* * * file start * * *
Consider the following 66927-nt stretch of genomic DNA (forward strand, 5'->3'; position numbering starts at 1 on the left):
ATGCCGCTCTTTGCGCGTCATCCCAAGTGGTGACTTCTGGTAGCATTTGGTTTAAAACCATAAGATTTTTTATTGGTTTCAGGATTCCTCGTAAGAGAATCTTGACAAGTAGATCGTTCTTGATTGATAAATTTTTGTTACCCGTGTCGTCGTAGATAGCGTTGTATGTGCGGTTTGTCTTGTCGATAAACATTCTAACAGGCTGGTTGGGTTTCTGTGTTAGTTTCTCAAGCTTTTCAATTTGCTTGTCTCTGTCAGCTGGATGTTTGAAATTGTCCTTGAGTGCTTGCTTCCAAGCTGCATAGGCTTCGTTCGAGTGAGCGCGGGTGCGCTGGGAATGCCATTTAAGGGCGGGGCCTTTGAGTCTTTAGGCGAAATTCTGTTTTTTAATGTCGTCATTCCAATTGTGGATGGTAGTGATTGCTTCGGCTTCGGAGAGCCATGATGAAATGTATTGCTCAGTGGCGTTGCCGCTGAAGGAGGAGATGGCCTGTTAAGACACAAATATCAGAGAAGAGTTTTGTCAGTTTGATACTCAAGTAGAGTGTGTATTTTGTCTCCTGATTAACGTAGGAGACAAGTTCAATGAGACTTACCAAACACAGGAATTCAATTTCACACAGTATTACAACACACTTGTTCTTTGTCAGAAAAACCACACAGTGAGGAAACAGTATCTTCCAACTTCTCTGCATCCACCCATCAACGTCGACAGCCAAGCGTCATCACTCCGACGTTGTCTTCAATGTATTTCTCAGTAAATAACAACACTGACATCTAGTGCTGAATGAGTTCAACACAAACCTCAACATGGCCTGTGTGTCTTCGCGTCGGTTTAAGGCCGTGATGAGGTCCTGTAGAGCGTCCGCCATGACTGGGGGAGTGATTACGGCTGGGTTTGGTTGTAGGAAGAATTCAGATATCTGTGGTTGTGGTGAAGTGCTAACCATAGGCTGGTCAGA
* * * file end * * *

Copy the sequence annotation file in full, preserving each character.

Consider the following 66927-nt stretch of genomic DNA (forward strand, 5'->3'; position numbering starts at 1 on the left):
ATGCCGCTCTTTGCGCGTCATCCCAAGTGGTGACTTCTGGTAGCATTTGGTTTAAAACCATAAGATTTTTTATTGGTTTCAGGATTCCTCGTAAGAGAATCTTGACAAGTAGATCGTTCTTGATTGATAAATTTTTGTTACCCGTGTCGTCGTAGATAGCGTTGTATGTGCGGTTTGTCTTGTCGATAAACATTCTAACAGGCTGGTTGGGTTTCTGTGTTAGTTTCTCAAGCTTTTCAATTTGCTTGTCTCTGTCAGCTGGATGTTTGAAATTGTCCTTGAGTGCTTGCTTCCAAGCTGCATAGGCTTCGTTCGAGTGAGCGCGGGTGCGCTGGGAATGCCATTTAAGGGCGGGGCCTTTGAGTCTTTAGGCGAAATTCTGTTTTTTAATGTCGTCATTCCAATTGTGGATGGTAGTGATTGCTTCGGCTTCGGAGAGCCATGATGAAATGTATTGCTCAGTGGCGTTGCCGCTGAAGGAGGAGATGGCCTGTTAAGACACAAATATCAGAGAAGAGTTTTGTCAGTTTGATACTCAAGTAGAGTGTGTATTTTGTCTCCTGATTAACGTAGGAGACAAGTTCAATGAGACTTACCAAACACAGGAATTCAATTTCACACAGTATTACAACACACTTGTTCTTTGTCAGAAAAACCACACAGTGAGGAAACAGTATCTTCCAACTTCTCTGCATCCACCCATCAACGTCGACAGCCAAGCGTCATCACTCCGACGTTGTCTTCAATGTATTTCTCAGTAAATAACAACACTGACATCTAGTGCTGAATGAGTTCAACACAAACCTCAACATGGCCTGTGTGTCTTCGCGTCGGTTTAAGGCCGTGATGAGGTCCTGTAGAGCGTCCGCCATGACTGGGGGAGTGATTACGGCTGGGTTTGGTTGTAGGAAGAATTCAGATATCTGTGGTTGTGGTGAAGTGCTAACCATAGGCTGGTCAGA